We never know when we will be called to deescalate a situation. Or help someone. Or facilitate counseling. Or offer kindness. And we must be ready. We must.

So #selfcareselfcareselfcare.

However you must grieve… However you must heal… However you must open up your heart to a greater kindness… However you are capable of making an impact… Do that shit. Do that shit right now, so when you are called, you are ready.

We must stick together as a community.

Our survival depends on it.

Dress the Part?

I’m reading Nice Girls Don’t Get The Corner Office by Lois P. Frankel, Ph.D. and it’s filled with useful tips and things to think about as it pertains to being a woman in a man-dominated industry (and world). I just got to Chapter 7 “How You Look” and I was struck by this sentence:

“Research shows that about 55 percent of your credibility comes from how you look.”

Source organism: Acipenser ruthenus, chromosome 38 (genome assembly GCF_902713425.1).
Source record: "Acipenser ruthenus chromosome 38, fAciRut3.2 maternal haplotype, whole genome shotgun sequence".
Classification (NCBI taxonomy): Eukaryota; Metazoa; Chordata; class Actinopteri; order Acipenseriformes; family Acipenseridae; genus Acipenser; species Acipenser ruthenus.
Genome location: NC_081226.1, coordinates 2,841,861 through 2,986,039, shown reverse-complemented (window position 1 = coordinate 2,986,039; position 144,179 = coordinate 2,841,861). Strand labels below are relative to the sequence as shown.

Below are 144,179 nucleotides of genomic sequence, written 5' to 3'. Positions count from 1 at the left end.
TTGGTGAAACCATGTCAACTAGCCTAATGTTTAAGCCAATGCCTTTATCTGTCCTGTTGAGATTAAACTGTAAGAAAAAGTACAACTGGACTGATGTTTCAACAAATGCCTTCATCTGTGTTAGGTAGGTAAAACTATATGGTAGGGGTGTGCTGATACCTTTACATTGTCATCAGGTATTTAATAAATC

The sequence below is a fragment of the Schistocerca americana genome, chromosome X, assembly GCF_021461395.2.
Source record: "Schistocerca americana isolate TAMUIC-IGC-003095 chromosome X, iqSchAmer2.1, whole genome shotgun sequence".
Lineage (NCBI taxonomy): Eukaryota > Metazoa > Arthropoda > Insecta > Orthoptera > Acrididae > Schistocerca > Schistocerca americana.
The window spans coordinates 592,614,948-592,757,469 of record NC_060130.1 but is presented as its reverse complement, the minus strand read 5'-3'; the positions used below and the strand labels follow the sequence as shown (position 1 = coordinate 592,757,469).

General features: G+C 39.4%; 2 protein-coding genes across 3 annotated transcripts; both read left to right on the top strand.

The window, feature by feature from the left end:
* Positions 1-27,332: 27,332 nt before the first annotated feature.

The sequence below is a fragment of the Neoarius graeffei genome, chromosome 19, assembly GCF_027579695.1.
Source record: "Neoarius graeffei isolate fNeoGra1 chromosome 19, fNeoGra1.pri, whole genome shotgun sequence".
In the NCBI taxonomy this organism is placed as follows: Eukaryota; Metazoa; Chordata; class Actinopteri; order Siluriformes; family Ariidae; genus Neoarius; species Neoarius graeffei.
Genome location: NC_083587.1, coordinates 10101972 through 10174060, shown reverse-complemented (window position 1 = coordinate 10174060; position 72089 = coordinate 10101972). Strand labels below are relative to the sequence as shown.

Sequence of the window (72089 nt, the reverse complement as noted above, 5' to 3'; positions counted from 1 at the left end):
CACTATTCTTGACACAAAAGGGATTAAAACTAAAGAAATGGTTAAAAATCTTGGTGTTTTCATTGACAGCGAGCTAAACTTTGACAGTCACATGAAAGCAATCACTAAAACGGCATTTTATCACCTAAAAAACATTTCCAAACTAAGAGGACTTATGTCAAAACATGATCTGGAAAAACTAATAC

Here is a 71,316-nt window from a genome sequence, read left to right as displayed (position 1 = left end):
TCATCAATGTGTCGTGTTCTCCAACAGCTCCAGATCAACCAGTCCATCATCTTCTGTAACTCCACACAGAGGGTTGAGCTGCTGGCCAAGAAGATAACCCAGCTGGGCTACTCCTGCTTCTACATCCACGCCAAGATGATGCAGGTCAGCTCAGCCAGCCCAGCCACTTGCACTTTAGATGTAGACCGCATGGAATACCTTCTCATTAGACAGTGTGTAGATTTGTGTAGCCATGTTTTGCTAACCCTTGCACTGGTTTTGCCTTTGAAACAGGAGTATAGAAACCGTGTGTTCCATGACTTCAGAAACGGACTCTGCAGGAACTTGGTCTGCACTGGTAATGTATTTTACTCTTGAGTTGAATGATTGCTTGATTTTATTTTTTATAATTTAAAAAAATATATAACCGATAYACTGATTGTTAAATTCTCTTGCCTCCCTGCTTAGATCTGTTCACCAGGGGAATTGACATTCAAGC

By the end of the page, I picked up my pen and immediately began to write the following.

Travis Barker says, “I will never not be myself just to gain something, and I will break every stereotype.” He does dress the part: he dresses like a self-confident rocker. So, who am I? What part should I dress?

I would say my style is gender fluid. I mix and match “masculine” and “feminine” styles together. Floral leggings with a Wolverine t-shirt. Boots with a sexy dress instead of heels.

I’m a creative.
An artist.
I dress as such.

I suppose, if I wanted to conquer Wall Street or sell real estate or teach I would dress accordingly. Then again, I’ve been in corporate settings and still let my inner artist shine through my hair and accessories.

I’m glad I connect to my innet artist and present myself as such. I suppose you never have to guess if I’m a creative.